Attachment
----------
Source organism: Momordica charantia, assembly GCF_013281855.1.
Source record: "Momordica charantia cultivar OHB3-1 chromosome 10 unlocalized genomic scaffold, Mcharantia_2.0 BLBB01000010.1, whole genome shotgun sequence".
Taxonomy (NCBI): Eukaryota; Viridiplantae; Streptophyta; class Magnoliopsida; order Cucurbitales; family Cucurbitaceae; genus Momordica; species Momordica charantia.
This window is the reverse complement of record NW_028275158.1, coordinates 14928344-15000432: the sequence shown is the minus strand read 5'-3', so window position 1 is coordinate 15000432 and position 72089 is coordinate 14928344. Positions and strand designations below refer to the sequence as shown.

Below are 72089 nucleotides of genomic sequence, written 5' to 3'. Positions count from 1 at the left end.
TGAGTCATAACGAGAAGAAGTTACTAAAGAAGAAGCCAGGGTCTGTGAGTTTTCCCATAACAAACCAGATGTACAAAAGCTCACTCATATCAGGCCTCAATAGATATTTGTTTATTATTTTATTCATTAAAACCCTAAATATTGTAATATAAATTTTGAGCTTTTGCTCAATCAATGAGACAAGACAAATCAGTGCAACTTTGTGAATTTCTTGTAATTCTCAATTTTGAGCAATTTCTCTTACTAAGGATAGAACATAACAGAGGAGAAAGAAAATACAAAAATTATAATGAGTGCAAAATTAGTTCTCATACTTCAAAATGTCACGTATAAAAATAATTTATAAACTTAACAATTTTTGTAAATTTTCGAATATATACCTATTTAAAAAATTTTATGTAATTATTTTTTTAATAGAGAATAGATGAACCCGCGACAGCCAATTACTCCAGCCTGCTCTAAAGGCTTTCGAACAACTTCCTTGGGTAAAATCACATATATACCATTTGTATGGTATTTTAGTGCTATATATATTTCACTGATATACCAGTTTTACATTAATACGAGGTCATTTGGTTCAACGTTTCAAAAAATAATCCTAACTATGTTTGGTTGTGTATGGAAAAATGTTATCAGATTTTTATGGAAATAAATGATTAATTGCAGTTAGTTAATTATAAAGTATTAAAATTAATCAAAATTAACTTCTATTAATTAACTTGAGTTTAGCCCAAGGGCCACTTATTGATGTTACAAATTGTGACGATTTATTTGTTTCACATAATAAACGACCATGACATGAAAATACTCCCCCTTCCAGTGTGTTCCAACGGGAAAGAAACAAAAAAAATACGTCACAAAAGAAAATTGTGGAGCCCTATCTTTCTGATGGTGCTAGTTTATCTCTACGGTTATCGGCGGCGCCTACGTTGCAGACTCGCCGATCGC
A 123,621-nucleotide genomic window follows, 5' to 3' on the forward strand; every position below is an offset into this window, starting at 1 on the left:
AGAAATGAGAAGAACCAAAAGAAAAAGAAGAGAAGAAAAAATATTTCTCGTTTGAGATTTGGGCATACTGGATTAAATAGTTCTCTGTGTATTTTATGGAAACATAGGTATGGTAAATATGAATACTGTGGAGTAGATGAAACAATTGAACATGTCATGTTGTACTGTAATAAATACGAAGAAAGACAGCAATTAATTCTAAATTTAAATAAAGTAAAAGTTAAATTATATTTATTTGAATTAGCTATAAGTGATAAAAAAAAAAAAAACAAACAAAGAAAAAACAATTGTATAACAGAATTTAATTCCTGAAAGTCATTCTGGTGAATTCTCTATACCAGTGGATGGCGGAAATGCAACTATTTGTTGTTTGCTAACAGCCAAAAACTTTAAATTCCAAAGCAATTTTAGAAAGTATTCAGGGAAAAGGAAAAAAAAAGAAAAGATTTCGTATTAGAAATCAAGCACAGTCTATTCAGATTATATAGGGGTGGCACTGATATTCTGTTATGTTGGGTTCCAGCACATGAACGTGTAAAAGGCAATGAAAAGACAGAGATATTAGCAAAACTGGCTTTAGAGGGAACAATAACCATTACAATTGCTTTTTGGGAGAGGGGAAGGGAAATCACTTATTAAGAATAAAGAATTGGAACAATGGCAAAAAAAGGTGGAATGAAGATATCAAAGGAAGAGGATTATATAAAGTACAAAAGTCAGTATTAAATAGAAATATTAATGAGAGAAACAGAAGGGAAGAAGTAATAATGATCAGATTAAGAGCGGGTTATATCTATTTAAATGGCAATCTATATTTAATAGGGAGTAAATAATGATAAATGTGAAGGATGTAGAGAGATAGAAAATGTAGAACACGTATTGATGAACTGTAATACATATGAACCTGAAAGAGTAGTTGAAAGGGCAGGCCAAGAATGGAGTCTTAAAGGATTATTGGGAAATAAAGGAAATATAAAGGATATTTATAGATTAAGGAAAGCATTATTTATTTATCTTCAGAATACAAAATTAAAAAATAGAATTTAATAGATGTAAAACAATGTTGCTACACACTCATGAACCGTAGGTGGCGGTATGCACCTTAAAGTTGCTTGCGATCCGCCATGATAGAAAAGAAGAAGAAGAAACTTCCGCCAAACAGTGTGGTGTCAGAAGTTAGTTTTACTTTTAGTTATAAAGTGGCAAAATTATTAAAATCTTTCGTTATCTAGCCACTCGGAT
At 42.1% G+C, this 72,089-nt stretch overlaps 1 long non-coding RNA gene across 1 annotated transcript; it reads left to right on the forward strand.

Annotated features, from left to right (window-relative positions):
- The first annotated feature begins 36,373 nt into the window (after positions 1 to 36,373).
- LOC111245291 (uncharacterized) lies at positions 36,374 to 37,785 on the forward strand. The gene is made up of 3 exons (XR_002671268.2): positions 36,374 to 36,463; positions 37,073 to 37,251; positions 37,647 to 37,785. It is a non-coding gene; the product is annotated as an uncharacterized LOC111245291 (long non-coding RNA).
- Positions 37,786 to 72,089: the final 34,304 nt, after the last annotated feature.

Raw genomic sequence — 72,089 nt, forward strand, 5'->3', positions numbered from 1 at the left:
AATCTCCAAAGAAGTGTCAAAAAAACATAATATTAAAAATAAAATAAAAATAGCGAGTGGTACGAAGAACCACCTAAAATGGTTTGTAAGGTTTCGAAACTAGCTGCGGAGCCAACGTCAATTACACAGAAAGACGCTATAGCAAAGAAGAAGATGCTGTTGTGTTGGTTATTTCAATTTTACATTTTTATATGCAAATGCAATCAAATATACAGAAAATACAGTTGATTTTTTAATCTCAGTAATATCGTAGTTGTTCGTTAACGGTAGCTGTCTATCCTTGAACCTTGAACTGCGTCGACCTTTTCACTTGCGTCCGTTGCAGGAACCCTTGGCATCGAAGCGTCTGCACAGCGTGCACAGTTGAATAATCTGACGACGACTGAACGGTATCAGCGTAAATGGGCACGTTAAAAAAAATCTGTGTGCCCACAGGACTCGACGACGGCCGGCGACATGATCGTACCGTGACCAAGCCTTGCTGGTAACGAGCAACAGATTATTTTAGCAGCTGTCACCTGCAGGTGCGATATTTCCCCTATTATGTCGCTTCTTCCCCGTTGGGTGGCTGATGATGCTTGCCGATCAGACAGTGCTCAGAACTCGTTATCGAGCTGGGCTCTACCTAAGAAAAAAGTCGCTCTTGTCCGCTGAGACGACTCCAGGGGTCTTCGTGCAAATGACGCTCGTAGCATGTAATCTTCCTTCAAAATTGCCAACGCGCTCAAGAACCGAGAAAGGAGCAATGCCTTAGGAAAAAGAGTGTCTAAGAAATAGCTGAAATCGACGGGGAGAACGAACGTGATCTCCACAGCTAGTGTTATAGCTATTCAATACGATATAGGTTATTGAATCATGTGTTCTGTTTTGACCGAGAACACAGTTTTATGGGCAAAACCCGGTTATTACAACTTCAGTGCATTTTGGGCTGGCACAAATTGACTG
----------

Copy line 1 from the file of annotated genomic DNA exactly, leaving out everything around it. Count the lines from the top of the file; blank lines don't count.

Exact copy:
Source organism: Momordica charantia, assembly GCF_013281855.1.